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What Are The Best Exercises For Your Knees?

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5 Min Read

A bad knee can ruin the best-laid plans for an active weekend, get in the way of your walk to the park, or even leave you in excruciating pain. That’s why you need to get smart by exercising safely and strengthening your knees. Some simple routines which you can easily work into your day can help build up a weak knee. In fact, you should probably try and zero in on exercises that can help ward off knee trouble in the first place.

If you’re an active person or are into fitness, you probably spend hours working out your abs and glutes. And if a sedentary lifestyle is more your thing or you struggle with being overweight, your knees probably bear the brunt of that extra weight. A bad knee can ruin the best-laid plans for an active weekend, get in the way of your walk to the park, or even leave you in excruciating pain. It may be high time you gave your knees some TLC. Our knees bear much of the load we carry, including our own body weight. And like any part of the body, they need the right care to stay in top form and to keep supporting your lifestyle.

Here are some exercises to help them stay strong or to help you regain full function of your knees if they are weak or recovering from injury. These can strengthen your knee muscles, lower pressure and strain on the knee joint, and improve shock absorption capabilities. Muscles to focus on include the quadriceps, hamstrings, abductors, and adductors, which are in the front, back, inner, and outer thigh, in addition to the buttock muscles.1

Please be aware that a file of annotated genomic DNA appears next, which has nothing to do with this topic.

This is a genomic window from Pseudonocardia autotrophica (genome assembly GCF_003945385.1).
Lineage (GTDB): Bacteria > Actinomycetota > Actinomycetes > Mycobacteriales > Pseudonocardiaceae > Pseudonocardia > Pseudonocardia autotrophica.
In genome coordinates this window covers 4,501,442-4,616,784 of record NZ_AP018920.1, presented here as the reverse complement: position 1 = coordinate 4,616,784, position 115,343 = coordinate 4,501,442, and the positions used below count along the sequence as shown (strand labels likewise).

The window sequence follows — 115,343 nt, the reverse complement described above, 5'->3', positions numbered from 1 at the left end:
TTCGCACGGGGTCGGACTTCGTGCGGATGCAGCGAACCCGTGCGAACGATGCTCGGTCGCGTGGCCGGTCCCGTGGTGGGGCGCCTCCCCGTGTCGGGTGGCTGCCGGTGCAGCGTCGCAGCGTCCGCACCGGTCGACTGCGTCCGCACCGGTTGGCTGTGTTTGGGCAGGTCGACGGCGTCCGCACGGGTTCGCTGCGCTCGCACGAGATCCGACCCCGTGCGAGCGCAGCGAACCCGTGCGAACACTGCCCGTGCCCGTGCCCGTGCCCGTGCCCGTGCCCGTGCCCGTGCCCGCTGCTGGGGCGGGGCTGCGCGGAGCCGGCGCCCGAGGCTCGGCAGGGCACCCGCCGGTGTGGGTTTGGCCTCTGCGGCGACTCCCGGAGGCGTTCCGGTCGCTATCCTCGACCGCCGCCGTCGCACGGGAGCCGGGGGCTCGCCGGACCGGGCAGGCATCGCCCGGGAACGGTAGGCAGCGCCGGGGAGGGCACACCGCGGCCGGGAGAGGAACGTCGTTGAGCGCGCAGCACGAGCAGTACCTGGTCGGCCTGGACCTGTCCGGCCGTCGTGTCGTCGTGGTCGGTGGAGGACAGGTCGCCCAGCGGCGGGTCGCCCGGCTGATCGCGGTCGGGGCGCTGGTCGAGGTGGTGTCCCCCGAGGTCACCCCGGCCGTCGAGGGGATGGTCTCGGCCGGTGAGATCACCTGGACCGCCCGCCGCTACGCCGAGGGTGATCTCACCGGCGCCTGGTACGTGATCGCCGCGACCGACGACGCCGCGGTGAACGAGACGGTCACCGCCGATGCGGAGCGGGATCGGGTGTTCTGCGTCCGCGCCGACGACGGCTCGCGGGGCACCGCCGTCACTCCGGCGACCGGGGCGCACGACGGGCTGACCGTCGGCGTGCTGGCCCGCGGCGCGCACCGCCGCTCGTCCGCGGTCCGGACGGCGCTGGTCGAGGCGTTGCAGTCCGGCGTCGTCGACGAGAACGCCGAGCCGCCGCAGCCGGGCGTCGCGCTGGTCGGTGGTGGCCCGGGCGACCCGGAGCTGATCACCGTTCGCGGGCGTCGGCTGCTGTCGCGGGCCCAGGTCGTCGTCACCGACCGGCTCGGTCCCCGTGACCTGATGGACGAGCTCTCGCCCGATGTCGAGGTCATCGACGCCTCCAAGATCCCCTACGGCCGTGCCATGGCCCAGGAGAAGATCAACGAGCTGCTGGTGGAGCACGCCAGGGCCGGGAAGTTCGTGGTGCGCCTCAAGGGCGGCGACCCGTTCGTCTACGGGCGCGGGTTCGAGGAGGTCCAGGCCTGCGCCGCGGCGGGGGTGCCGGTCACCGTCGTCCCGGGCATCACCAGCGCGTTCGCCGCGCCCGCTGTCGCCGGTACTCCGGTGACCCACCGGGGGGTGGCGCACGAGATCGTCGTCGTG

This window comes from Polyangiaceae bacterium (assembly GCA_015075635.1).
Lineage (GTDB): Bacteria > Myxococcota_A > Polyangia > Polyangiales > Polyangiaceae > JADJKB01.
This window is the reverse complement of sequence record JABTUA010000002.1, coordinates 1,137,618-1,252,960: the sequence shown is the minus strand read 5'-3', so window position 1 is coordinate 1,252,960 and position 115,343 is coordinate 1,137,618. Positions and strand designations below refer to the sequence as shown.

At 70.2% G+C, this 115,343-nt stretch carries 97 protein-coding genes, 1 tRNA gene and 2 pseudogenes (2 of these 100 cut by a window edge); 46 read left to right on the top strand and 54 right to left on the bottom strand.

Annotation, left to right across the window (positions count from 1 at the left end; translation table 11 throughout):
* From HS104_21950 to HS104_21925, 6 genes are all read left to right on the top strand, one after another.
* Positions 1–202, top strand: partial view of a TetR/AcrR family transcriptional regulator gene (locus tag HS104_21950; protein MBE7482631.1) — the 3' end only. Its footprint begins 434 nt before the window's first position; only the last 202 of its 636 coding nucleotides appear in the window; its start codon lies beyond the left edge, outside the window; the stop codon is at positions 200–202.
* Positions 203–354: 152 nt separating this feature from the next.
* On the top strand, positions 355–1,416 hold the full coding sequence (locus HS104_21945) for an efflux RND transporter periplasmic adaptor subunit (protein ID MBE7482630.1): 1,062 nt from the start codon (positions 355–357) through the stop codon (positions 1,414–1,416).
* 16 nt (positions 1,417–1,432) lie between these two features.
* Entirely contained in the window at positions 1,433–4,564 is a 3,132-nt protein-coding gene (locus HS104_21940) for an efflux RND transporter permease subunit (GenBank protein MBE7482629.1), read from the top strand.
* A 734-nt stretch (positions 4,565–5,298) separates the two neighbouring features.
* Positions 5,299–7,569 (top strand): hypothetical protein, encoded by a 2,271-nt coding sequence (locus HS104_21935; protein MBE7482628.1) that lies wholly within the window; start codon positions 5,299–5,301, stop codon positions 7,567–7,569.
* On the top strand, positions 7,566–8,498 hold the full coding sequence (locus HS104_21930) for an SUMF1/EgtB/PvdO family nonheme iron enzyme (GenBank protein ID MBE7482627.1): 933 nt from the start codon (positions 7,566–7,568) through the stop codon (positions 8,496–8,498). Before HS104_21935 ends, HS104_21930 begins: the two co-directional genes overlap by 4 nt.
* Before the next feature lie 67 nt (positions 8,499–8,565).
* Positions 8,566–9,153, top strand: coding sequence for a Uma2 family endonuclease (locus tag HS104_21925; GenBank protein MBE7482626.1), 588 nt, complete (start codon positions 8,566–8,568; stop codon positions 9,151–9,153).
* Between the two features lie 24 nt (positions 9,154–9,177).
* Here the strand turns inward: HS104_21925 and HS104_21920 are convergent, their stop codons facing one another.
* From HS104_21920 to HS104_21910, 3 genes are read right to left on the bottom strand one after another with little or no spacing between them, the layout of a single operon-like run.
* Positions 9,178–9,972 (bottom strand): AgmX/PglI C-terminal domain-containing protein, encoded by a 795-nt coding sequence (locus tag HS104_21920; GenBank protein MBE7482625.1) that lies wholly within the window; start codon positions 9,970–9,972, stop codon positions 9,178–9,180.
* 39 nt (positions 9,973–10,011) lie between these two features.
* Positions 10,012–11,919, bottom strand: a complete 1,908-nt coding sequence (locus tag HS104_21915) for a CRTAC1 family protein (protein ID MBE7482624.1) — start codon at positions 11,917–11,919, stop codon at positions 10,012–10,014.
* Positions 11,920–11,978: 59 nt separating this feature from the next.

Safety First

Before you dive into any workout (including the exercises here), and especially if you have knee trouble, get a go-ahead from your doctor or therapist. Warm up before you do any knee exercises – a gentle walk should be adequate. Once you do begin the exercises, don’t overdo it. Start small and build up repetitions as you improve your strength. If at any point, you experience pain beyond just gentle aches from exertion, stop that particular exercise immediately. Remember, soreness is fine but pain is not. Also, stretch after you are done to prevent soreness and injury and to restore full range of motion.2

Wall Exercises

Some knee exercises need no fancy props and are easy to do at home.

Knee bends: Stand a little away from a wall with your back to it and your feet hip-distance apart. You may need to keep the feet gently pointing out for comfort. Now pretend you are getting into a seated position on the chair, using the wall as the back of the chair. Slide yourself downwards with your knees bending as you lower. Then try and stand up again. You should also feel the tension in the buttocks as you get up.3

Heel cord stretch: Face the wall with the stronger leg to the front, bent gently at the knee. The other leg should be extended straight behind. Keep the heels of your feet flat. Now focus on pushing your hips forward in the direction of the wall. You should feel a stretch. Stay in this position for a full 30 seconds. Then let your body relax for the same amount of time before the next repetition on the same leg. Switch to the other leg if you need to work on both knees.4